Well, as ANY GIVEN SUNDAY proves, Stone, like his on-screen alter-ego, Tony D'Amato(Al Pacino), may look tired, but he's still got fight left in him. Many have seen football as war, so it's appropriate Stone has long wanted to make a movie about football. And as Spike Lee did with HE GOT GAME, Stone wants us to see not only the glory of the actual playing(as well as how tough it is to earn that glory), but also the corrupt forces which are pervading it today. After all, we decry flashy players, and then complain about those who are too boring, we talk about tradition out of one side of our mouth and demand the game be updated out of the other side, we call white players who exhibit boorish behavior "colorful" while calling black players who exhibit similar behavior "punks"(and that's putting it mildly), we complain about players who are overpaid while thinking nothing of owners who spend lavishly on themselves and move teams around, we complain about football being too dominated by TV yet sit around like couch potatoes every Sunday and Monday night, we react with horror when players get hurt badly and get addicted to drugs, yet we yell at them to murder each other on the field and call those who don't chicken(to put it mildly), and so on.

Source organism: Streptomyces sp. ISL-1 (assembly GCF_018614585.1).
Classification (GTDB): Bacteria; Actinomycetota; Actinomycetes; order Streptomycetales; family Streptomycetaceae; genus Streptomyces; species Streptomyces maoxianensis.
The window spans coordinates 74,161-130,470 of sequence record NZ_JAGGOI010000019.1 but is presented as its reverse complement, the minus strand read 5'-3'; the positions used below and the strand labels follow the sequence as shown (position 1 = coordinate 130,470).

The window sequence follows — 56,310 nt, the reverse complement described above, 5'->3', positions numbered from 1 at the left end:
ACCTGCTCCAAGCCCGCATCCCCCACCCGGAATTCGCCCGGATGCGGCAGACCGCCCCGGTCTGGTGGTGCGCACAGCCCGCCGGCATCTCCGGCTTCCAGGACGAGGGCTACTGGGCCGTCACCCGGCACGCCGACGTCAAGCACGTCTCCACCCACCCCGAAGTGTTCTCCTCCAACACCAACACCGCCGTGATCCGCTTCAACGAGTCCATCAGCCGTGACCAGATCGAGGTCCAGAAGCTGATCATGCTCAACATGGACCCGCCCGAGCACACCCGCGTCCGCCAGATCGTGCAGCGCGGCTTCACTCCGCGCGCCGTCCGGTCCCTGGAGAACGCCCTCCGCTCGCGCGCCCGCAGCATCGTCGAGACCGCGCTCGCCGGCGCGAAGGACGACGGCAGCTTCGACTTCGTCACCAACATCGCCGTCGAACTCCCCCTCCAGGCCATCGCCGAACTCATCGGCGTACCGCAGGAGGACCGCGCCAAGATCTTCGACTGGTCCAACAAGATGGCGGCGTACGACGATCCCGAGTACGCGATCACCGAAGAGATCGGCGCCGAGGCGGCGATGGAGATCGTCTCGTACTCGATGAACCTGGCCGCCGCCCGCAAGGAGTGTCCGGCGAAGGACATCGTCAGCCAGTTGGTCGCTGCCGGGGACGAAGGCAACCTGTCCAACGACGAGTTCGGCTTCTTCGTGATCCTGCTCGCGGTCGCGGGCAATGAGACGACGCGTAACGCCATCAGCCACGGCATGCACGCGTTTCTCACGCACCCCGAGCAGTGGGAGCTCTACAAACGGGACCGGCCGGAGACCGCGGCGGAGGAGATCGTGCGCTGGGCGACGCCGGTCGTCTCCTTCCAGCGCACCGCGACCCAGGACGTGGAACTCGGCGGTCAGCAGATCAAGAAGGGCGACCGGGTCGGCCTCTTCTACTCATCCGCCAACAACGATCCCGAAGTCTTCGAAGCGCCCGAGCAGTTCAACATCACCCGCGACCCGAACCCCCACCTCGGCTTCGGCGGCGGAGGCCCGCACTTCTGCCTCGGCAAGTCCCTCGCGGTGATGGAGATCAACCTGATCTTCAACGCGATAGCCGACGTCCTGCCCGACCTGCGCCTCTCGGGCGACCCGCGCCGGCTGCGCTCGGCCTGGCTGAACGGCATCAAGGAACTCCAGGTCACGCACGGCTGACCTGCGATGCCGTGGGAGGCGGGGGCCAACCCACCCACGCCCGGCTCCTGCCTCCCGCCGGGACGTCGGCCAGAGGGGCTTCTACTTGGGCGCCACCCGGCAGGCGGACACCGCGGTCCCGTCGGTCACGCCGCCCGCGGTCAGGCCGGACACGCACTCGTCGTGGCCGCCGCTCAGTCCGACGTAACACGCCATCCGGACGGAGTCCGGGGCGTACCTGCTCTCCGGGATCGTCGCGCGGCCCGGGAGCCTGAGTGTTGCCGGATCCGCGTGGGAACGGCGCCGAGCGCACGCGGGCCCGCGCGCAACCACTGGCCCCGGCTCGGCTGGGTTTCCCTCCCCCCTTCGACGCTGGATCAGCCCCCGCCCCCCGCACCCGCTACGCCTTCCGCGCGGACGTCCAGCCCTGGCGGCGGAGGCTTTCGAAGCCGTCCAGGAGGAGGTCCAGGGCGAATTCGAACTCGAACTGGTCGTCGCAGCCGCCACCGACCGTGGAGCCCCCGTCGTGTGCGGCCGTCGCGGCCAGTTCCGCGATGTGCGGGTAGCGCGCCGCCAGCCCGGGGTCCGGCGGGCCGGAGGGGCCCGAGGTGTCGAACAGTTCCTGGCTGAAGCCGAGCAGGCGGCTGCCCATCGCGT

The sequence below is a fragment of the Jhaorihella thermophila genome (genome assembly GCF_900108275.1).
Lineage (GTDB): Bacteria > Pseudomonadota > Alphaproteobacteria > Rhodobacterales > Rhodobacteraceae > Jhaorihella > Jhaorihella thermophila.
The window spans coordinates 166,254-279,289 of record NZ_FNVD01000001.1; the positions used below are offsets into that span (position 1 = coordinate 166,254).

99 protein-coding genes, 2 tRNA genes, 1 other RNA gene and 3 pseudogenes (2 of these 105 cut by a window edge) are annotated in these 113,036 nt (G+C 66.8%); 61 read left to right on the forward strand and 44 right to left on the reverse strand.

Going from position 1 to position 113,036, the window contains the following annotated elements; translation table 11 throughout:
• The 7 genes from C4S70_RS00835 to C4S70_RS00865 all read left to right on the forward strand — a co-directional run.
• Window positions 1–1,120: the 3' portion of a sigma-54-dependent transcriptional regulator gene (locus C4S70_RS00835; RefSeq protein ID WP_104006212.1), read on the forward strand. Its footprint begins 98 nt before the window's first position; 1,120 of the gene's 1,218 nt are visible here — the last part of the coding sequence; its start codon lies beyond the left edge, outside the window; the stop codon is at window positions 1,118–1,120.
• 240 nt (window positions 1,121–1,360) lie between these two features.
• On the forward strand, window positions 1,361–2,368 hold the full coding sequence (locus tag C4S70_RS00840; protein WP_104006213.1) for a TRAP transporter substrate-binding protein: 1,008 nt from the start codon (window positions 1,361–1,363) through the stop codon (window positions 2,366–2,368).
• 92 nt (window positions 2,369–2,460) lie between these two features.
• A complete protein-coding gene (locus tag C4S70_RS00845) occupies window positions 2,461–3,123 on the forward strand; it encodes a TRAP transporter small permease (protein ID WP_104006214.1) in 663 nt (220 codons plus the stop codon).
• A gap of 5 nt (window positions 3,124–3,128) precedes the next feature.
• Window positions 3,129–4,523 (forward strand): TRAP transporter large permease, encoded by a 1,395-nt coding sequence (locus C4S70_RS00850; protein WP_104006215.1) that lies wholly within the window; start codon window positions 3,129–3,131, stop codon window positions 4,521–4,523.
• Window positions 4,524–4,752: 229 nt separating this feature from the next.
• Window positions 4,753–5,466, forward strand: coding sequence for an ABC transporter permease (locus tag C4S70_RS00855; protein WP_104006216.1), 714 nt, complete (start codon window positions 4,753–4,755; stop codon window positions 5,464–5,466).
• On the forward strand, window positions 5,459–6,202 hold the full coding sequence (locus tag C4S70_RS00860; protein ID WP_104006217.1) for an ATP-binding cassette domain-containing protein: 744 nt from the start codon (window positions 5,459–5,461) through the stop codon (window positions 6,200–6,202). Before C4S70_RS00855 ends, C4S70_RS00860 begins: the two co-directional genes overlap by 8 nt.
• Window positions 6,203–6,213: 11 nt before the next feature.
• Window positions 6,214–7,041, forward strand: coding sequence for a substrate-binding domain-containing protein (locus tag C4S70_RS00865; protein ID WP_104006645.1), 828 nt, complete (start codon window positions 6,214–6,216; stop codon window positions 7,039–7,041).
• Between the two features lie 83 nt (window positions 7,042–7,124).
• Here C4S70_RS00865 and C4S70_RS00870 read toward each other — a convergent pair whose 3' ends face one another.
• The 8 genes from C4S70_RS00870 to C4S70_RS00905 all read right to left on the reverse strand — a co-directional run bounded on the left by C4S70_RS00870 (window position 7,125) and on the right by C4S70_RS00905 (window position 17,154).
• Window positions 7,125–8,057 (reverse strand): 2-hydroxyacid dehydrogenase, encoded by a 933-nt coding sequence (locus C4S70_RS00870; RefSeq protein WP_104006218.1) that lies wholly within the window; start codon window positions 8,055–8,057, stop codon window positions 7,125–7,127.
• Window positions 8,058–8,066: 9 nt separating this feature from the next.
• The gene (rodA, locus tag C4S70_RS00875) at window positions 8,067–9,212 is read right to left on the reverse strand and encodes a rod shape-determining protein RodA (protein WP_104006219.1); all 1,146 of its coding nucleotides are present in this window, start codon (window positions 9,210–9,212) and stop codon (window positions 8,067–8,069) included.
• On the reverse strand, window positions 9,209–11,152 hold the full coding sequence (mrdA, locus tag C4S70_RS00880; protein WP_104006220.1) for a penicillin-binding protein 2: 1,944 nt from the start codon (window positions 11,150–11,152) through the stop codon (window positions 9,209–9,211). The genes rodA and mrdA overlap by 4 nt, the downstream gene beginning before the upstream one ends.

This is a wide canvas to cover, and yet Stone does a pretty good job of it. Especially good is how the relationship between D'Amato and his new quarterback Willie Beamon(Jamie Foxx) encompasses a lot of that canvas. There are two scenes in particular which stand out; one where D'Amato sits with Willie on the plane and tries to talk to him, but can't think of anything which doesn't sound patronizing from Willie's point of view(like music, where D'Amato thinks the fact he's mentioning black jazz musicians is supposed to mean something), and the scene at D'Amato's house, where Beamon talks of how, in the past, "playing for the team" was code for "Know your place, boy," and have things really changed? Willie has to learn that playing for the team really does mean, as quarterback, getting them to respect you so they'll play for you, and Tony has to learn that tradition can't be stodgy, that it has to accept change.